ABOUT 3000 people in Fiji are projected to be added on to the 60-plus age bracket.
President of Fiji, Ratu Epeli Nailatikau said this was according to the United Nations Population Fund.
"The 'oldest old' population of 80 years and above is also expected to increase significantly over this period, from 5000 in 2010 to 28,500 by 2050," Ratu Epeli said.
He said this categorised group was projected to grow at a faster rate, about 5 per cent per year for the next 20 years.
Launching the National Awareness on Government's 2013 Initiatives for Older Persons in Fiji yesterday he said the United Nations confirmed that the proportion of old people in the world was increasing.
"The proportion of older persons is growing at a faster rate than the general population. This reflects the tremendous advances in health and the improvement in the overall quality of life in societies across the world."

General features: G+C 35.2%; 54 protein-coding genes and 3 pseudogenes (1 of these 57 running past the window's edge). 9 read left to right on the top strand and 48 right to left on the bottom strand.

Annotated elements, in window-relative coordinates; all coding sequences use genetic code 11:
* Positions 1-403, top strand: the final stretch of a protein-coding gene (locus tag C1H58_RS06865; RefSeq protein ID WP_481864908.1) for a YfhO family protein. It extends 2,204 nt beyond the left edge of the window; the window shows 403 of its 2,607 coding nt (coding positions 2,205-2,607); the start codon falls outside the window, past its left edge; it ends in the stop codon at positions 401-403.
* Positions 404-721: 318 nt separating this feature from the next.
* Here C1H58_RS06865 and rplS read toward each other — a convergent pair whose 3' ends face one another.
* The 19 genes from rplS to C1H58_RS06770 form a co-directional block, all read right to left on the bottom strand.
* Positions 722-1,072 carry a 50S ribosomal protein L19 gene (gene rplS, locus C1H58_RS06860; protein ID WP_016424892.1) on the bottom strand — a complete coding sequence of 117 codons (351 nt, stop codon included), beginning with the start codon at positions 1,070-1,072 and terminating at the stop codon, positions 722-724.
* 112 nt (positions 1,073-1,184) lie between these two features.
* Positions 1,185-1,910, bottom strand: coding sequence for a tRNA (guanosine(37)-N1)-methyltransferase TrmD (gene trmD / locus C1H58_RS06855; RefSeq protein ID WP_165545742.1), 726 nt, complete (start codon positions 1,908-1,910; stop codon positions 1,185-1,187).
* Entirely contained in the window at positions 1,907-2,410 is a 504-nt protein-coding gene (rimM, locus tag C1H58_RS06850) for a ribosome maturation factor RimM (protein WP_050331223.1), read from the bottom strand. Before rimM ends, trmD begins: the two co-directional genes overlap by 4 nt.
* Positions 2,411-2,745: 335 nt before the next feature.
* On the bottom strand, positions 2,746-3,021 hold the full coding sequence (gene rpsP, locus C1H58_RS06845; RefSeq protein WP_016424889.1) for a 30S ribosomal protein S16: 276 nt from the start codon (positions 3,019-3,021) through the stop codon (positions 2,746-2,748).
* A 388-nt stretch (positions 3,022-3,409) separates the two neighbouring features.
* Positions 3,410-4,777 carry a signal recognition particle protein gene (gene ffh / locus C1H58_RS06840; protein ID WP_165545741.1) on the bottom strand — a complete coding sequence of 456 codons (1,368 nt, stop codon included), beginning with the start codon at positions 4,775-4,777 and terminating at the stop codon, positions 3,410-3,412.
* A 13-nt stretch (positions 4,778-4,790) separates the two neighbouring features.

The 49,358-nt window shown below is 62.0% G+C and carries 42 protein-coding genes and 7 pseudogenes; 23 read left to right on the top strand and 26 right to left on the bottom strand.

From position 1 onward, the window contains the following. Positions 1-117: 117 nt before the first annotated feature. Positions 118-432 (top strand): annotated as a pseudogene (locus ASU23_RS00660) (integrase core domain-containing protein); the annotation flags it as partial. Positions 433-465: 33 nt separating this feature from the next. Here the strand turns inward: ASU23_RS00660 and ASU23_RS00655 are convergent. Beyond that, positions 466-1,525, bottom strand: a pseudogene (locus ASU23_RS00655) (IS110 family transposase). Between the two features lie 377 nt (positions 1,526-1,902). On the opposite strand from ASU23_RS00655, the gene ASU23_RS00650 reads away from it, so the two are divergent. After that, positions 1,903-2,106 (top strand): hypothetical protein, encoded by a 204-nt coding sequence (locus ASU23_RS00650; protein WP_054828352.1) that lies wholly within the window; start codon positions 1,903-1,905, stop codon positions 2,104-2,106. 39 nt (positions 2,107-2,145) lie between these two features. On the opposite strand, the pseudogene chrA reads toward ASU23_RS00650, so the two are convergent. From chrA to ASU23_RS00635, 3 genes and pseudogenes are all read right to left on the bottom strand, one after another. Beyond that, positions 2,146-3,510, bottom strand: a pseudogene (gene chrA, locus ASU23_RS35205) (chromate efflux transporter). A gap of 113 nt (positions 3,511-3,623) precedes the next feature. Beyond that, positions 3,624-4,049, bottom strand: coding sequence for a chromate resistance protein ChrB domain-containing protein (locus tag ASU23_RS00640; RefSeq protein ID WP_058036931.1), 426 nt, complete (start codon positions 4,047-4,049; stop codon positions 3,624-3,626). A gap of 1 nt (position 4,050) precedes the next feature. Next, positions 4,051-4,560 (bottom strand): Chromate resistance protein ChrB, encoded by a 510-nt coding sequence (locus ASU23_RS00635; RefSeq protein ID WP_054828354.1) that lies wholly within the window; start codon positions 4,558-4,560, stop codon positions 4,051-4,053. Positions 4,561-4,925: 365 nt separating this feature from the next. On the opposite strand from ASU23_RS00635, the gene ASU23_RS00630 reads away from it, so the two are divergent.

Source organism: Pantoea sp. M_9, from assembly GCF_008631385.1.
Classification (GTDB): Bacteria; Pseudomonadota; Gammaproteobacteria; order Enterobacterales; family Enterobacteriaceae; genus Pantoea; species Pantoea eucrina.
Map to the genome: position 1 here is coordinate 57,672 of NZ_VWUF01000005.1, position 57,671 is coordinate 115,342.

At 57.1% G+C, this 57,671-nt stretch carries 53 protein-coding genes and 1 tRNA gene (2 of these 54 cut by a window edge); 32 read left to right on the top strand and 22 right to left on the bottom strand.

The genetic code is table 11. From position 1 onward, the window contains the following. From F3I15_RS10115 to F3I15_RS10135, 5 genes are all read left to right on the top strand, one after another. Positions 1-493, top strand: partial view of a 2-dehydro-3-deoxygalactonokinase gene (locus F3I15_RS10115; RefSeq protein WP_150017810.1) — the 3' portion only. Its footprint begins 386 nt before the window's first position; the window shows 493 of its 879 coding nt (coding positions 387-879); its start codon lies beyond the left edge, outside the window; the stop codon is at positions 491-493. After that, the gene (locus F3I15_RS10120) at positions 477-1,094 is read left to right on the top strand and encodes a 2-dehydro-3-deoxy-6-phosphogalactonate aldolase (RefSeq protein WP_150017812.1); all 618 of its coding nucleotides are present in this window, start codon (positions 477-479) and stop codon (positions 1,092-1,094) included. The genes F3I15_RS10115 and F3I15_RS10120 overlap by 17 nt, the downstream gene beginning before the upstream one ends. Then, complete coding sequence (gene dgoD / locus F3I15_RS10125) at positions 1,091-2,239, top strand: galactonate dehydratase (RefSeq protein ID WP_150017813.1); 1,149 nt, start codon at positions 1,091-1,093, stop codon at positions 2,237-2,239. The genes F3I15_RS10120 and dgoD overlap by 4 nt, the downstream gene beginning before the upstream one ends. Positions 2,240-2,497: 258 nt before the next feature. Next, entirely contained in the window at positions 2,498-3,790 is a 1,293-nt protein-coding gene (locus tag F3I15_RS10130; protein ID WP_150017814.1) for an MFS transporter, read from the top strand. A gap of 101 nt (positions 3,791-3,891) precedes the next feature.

However, he said social and economic implications of this trend were profound, extending far beyond the individual older person and the immediate family, and touching broader society and the global community in unprecedented ways.
"On the positive side, population ageing has opened up new markets and brought us more experienced workers — we now have, for instance, a growing cadre of custodians of our culture, and caregivers for our grandchildren."
He said a great source of experience and wisdom was also made available and if given the opportunity, they could help in areas of counselling, mentoring, in mediation processes, in being part of open and frank discussions on serious issues like HIV and AIDS, and in discussions on development plans for both rural and urban communities among others.